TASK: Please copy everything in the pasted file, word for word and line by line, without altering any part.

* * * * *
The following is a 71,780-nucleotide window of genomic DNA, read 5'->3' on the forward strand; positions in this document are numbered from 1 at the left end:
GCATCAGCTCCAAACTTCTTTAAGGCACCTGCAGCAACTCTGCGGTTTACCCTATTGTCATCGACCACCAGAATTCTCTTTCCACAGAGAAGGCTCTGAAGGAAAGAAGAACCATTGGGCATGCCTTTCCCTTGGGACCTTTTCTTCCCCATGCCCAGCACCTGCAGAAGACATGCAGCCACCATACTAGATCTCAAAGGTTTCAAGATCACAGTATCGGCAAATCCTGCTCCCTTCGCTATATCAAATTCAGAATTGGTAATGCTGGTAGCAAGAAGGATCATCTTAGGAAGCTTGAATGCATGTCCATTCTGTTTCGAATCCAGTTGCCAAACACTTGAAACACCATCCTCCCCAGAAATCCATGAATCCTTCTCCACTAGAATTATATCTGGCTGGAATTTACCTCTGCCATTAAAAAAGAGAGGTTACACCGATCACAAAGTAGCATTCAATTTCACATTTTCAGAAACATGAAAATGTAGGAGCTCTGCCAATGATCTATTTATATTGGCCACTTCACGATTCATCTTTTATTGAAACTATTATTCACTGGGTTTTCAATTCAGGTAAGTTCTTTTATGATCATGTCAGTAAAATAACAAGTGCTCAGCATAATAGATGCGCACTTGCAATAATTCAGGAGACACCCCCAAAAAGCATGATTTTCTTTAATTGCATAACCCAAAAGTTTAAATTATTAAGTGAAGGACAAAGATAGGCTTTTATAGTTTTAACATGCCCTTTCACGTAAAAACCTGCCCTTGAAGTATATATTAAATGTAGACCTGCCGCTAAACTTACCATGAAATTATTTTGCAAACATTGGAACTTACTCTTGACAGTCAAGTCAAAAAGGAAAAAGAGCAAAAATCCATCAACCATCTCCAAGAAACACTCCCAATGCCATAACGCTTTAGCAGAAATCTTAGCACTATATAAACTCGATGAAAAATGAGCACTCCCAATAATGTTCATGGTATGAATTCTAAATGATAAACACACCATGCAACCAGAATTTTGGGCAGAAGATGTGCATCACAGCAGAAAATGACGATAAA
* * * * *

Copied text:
The following is a 71,780-nucleotide window of genomic DNA, read 5'->3' on the forward strand; positions in this document are numbered from 1 at the left end:
GCATCAGCTCCAAACTTCTTTAAGGCACCTGCAGCAACTCTGCGGTTTACCCTATTGTCATCGACCACCAGAATTCTCTTTCCACAGAGAAGGCTCTGAAGGAAAGAAGAACCATTGGGCATGCCTTTCCCTTGGGACCTTTTCTTCCCCATGCCCAGCACCTGCAGAAGACATGCAGCCACCATACTAGATCTCAAAGGTTTCAAGATCACAGTATCGGCAAATCCTGCTCCCTTCGCTATATCAAATTCAGAATTGGTAATGCTGGTAGCAAGAAGGATCATCTTAGGAAGCTTGAATGCATGTCCATTCTGTTTCGAATCCAGTTGCCAAACACTTGAAACACCATCCTCCCCAGAAATCCATGAATCCTTCTCCACTAGAATTATATCTGGCTGGAATTTACCTCTGCCATTAAAAAAGAGAGGTTACACCGATCACAAAGTAGCATTCAATTTCACATTTTCAGAAACATGAAAATGTAGGAGCTCTGCCAATGATCTATTTATATTGGCCACTTCACGATTCATCTTTTATTGAAACTATTATTCACTGGGTTTTCAATTCAGGTAAGTTCTTTTATGATCATGTCAGTAAAATAACAAGTGCTCAGCATAATAGATGCGCACTTGCAATAATTCAGGAGACACCCCCAAAAAGCATGATTTTCTTTAATTGCATAACCCAAAAGTTTAAATTATTAAGTGAAGGACAAAGATAGGCTTTTATAGTTTTAACATGCCCTTTCACGTAAAAACCTGCCCTTGAAGTATATATTAAATGTAGACCTGCCGCTAAACTTACCATGAAATTATTTTGCAAACATTGGAACTTACTCTTGACAGTCAAGTCAAAAAGGAAAAAGAGCAAAAATCCATCAACCATCTCCAAGAAACACTCCCAATGCCATAACGCTTTAGCAGAAATCTTAGCACTATATAAACTCGATGAAAAATGAGCACTCCCAATAATGTTCATGGTATGAATTCTAAATGATAAACACACCATGCAACCAGAATTTTGGGCAGAAGATGTGCATCACAGCAGAAAATGACGATAAA